How Would Other Cultures Critique Our Culture?

June 18, 2013 — 17 Comments

[Click here for an audio version of this post: How would other cultures critique our culture?]

My recent anniversary trip to Italy got me thinking about the foibles of famous figures. Despite their brilliance in art and thinking, many historical figures succumbed to the biases and shortcomings of their culture.

Aristotle is considered one of the most influential thinkers of all time. Yet he is accused of being Elitist. He wrote, “It is clear, that some men are by nature free, and others are by Shakespeares-Sonnetsnature slaves; and for these latter, slavery is both expedient and right” (Politics). My professor defending him, saying, “Aristotle couldn’t escape his cultural moment.”

Shakespeare is widely considered the most brilliant English writer ever. Yet my English professor—who loved Shakespeare—considered him sexist. She pardoned him however (in part) saying, “He was brilliant, but also just a man of his time.”

Aristotle and Shakespeare were exceptional. Very few thinkers match their brilliance. We still read their works hundreds and thousands of years later. If they—with all their brilliance—were unable to escape their cultural moments, what chance do we have?

What do we believe today that will look absolutely stupid in a few short years?         

The slow creep

Cultural beliefs are like fashions. What looks odd at first gradually becomes the new normal. When I was ten years old—in the 1960’s—I first saw someone wearing bell-bottoms. I laughed uproariously. Within a few short years everyone (including me) wore them. Then it was the straight-legged jeans that looked strange.

No one convinced me of the beauty of bell-bottoms. They just gradually seemed normal (along with many other passing fashions—you really don’t want to see my yearbook).

My same bell-bottomed, 1960’s generation rebelled against our parents’ “greedy,” inequitable generation. We mocked their materialistic one-upmanship, “Oh Lord, won’t you buy me a Mercedes Benz? My friends all drive Porsches, I must make amends.”

Within a few short decades, my generation became the greediest, most materialistic, least equitable generation of the last several hundred years.

We are the generation responsible for Enron and subprime mortgages. Before 1970 a typical company president made about ten times the lowest paid employee. Now a typical president makes one hundred times the lowest paid employee.

Compared to my generation, Scrooge looks like Mother Theresa.

This change to our generation didn’t come through discussion, evaluation, or public debate. It just slowly became ordinary, just like bell-bottoms. New cultural ideas slowly seep into our subconscious, changing our core beliefs. Soon we are Scrooge on steroids.

The passing fashion of religious beliefs

If we don’t examine our beliefs, it’s easy to let the surrounding culture infect even our beliefs about God. Classic beliefs are soon “old fashioned” beliefs, as if fashion had anything to do with God.

Maybe we should just let Madison Avenue create an annual Systematic Theology: “This year the cover will be purple (Purple is the new black), and the trinity will have four persons (Four is the new three).

Even though “current” beliefs, like fashions, pass quickly, they are often held passionately, as if they are the pinnacle of religious thought.

Immanuel Kant was a key architect of the Enlightenment. He wrote a treatise called, Religion within the Bounds of Bare Reason. In it, he says, “Now is the best time [because of reason] to develop religion.

Nowadays many Christians laugh (or cry) at such a belief. They say the problem with religion is too much intellectualism and not enough heart.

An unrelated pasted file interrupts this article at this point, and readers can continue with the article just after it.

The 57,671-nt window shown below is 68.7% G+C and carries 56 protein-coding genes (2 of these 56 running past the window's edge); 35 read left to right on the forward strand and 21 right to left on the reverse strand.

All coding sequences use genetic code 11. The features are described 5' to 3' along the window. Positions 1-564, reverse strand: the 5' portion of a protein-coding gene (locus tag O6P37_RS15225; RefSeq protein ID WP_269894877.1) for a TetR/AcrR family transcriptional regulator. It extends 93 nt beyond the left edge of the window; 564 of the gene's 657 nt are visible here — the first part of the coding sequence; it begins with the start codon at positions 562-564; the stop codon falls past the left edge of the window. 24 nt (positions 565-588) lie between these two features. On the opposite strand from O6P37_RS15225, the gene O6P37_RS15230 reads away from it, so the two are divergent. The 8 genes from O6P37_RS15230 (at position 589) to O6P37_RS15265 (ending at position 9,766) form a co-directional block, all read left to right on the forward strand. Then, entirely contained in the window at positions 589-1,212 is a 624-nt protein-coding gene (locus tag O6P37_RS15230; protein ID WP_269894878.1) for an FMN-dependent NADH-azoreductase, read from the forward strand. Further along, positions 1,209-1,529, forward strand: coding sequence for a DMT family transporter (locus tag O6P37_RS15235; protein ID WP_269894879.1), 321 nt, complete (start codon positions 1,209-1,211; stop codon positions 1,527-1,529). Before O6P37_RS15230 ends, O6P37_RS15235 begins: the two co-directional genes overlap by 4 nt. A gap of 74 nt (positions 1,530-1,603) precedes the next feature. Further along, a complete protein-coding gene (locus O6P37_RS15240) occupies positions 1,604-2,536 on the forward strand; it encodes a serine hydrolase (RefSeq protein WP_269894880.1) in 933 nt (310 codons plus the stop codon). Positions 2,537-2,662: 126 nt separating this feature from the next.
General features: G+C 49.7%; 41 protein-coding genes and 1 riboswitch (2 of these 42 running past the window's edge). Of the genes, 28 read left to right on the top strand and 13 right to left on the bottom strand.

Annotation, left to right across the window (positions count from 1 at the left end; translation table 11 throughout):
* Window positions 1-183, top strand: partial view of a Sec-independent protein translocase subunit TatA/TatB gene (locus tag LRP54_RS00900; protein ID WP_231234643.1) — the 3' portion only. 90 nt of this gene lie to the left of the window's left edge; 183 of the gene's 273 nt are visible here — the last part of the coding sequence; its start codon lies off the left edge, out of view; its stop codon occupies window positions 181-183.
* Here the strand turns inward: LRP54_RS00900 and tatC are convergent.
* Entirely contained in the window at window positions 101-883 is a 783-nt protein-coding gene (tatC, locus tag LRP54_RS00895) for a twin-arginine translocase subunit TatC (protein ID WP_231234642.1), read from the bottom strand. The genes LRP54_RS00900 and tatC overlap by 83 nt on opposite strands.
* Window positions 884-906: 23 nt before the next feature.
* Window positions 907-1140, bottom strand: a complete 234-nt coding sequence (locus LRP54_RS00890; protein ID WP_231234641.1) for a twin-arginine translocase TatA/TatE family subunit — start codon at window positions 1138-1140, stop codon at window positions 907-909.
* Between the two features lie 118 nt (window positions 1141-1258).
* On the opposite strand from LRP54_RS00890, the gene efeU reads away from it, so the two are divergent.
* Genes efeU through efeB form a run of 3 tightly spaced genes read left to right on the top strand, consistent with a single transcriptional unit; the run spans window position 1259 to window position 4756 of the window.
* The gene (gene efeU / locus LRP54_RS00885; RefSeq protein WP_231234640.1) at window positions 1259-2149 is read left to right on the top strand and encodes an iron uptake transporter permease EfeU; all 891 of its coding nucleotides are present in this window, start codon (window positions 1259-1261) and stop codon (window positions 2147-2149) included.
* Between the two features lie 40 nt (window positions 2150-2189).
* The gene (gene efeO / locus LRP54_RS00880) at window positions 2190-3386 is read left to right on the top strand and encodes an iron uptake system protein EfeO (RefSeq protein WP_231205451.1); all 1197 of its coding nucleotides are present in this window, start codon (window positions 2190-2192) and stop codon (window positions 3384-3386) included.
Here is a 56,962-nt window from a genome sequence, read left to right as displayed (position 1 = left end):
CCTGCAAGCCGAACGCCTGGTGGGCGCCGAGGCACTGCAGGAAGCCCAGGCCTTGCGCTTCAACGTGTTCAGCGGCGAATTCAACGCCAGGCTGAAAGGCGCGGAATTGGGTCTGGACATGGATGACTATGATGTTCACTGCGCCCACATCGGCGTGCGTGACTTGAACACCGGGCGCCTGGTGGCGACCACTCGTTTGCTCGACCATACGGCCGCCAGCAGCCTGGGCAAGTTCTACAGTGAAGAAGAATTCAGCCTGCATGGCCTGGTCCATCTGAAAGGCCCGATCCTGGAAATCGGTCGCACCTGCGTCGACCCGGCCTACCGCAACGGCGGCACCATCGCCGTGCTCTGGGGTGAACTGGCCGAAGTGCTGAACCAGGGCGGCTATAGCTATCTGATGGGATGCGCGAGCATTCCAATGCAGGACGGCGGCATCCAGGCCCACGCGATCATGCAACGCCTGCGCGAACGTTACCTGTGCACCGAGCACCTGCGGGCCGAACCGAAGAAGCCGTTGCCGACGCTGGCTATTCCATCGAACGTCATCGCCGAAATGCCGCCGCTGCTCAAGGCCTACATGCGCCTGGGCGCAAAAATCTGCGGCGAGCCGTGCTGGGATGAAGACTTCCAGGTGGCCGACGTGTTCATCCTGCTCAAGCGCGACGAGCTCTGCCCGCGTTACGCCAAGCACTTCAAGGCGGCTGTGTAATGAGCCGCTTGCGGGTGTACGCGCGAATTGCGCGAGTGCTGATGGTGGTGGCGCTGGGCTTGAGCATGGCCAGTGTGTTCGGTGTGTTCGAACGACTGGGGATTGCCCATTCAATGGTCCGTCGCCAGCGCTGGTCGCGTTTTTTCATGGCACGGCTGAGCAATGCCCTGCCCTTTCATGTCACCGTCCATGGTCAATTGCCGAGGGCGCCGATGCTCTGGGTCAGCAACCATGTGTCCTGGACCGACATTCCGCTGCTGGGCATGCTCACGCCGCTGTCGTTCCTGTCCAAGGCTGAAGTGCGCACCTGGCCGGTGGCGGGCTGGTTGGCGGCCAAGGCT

Kant is not alone in his arrogance of “now.” Schleiermacher (Romanticism, 1768-1834), Bultmann (Demythologization, 1884-1976), and Gutiérrez (Liberation Theology, 1928-present) all wrote out of their cultural moment; and all wrote the equivalent of, “Now is the best time [because of their particular X] for Christianity.”

Adopt or Address?

Do any of us really want to adopt passing, often insubstantial, fashionable beliefs? Let’s understand our culture, yes, but let’s address these beliefs not adopt them. Scripture says,

Do not be conformed to this world, but be transformed by the renewal of your mind, that by testing you may discern God’s will, what is good, acceptable, and perfect (Rom. 12:2).

C. S. Lewis doubted any culture’s singular reign on truth. In Screwtape Letters, a senior devil instructs a novice devil to keep his “patient” away from past Christian writers:

It is most important to cut every generation off from all others … for there is always the danger that the characteristic errors of one generation may be corrected by the characteristic truths of another.

Let’s try something together

This week I’m not going to end with an uplifting application, or story, or humor. Instead I want to end with a question. I want us to ask a question about our own beliefs.

I’m not asking what beliefs you see in other people (like “loosening of sexual standards” or the “growing control of the religious right”). Instead, what culturally influenced beliefs do we ourselves hold? These beliefs can even be “small” beliefs, like “God could never use me,” or “I’m just too old [or young]….” So,

What beliefs do you hold today that might be shaped by our cultural moment?

Sam

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  • http://www.buzzrocketmedia.com BuzzChad

    Sam,

    Awesome reminder. Thanks for this.

    I remember getting into Francis Schaefer’s writings about a decade ago. I took the time to write out some of his quotes to meditate on & challenge myself.

    Here is something he wrote concerning the Roman culture…

    “As the more Christian-dominated consensus weakened, the majority of people adopted two impoverished values: personal peace and affluence.

    Personal peace means just to be let alone, not to be troubled by the troubles of other people, whether across the world or across the city–to live one’s life with minimal possibilities of being personally disturbed. Personal peace means wanting to have my personal life pattern undisturbed in my lifetime, regardless of what the result will be in the lifetimes of my children and grandchildren. Affluence means an overwhelming and ever-increasing prosperity–a life made up of things, things, and more things–a success judged by an ever-higher level of material abundance.”

    - Francis Schaefer, How Should We Then Live?, pp 205